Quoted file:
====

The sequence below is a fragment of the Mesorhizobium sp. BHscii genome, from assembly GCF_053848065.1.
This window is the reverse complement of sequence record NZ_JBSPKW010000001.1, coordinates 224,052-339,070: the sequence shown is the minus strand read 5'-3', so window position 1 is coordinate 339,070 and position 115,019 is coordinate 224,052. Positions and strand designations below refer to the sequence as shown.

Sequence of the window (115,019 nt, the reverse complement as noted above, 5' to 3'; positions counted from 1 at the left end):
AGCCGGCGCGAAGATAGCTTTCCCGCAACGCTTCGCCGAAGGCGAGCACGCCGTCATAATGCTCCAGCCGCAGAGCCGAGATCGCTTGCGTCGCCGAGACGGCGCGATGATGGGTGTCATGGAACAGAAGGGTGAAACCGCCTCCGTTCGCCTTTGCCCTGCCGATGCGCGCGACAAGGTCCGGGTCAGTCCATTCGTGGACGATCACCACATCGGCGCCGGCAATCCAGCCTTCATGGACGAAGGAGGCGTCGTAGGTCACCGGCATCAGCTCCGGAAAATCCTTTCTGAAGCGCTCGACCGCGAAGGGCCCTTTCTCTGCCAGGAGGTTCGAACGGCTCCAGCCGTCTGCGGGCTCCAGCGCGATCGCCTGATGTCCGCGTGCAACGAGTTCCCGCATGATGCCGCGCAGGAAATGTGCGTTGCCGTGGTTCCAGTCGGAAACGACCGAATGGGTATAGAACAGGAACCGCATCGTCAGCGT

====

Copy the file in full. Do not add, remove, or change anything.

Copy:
The sequence below is a fragment of the Mesorhizobium sp. BHscii genome, from assembly GCF_053848065.1.
This window is the reverse complement of sequence record NZ_JBSPKW010000001.1, coordinates 224,052-339,070: the sequence shown is the minus strand read 5'-3', so window position 1 is coordinate 339,070 and position 115,019 is coordinate 224,052. Positions and strand designations below refer to the sequence as shown.

Sequence of the window (115,019 nt, the reverse complement as noted above, 5' to 3'; positions counted from 1 at the left end):
AGCCGGCGCGAAGATAGCTTTCCCGCAACGCTTCGCCGAAGGCGAGCACGCCGTCATAATGCTCCAGCCGCAGAGCCGAGATCGCTTGCGTCGCCGAGACGGCGCGATGATGGGTGTCATGGAACAGAAGGGTGAAACCGCCTCCGTTCGCCTTTGCCCTGCCGATGCGCGCGACAAGGTCCGGGTCAGTCCATTCGTGGACGATCACCACATCGGCGCCGGCAATCCAGCCTTCATGGACGAAGGAGGCGTCGTAGGTCACCGGCATCAGCTCCGGAAAATCCTTTCTGAAGCGCTCGACCGCGAAGGGCCCTTTCTCTGCCAGGAGGTTCGAACGGCTCCAGCCGTCTGCGGGCTCCAGCGCGATCGCCTGATGTCCGCGTGCAACGAGTTCCCGCATGATGCCGCGCAGGAAATGTGCGTTGCCGTGGTTCCAGTCGGAAACGACCGAATGGGTATAGAACAGGAACCGCATCGTCAGCGT